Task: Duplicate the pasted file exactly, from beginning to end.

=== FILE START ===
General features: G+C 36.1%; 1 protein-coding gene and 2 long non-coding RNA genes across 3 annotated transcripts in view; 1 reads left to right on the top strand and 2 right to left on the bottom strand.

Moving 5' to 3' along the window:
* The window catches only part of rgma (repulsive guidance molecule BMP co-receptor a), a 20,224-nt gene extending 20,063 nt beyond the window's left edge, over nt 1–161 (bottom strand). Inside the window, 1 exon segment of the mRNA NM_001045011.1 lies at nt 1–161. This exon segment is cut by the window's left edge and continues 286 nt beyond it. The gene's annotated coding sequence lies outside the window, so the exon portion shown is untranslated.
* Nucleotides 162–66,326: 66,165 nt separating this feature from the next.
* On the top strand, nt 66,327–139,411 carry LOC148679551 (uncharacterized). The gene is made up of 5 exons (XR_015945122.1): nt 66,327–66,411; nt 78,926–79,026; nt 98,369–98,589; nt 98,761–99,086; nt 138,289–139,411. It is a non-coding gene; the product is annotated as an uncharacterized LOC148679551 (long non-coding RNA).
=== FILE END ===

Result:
General features: G+C 36.1%; 1 protein-coding gene and 2 long non-coding RNA genes across 3 annotated transcripts in view; 1 reads left to right on the top strand and 2 right to left on the bottom strand.

Moving 5' to 3' along the window:
* The window catches only part of rgma (repulsive guidance molecule BMP co-receptor a), a 20,224-nt gene extending 20,063 nt beyond the window's left edge, over nt 1–161 (bottom strand). Inside the window, 1 exon segment of the mRNA NM_001045011.1 lies at nt 1–161. This exon segment is cut by the window's left edge and continues 286 nt beyond it. The gene's annotated coding sequence lies outside the window, so the exon portion shown is untranslated.
* Nucleotides 162–66,326: 66,165 nt separating this feature from the next.
* On the top strand, nt 66,327–139,411 carry LOC148679551 (uncharacterized). The gene is made up of 5 exons (XR_015945122.1): nt 66,327–66,411; nt 78,926–79,026; nt 98,369–98,589; nt 98,761–99,086; nt 138,289–139,411. It is a non-coding gene; the product is annotated as an uncharacterized LOC148679551 (long non-coding RNA).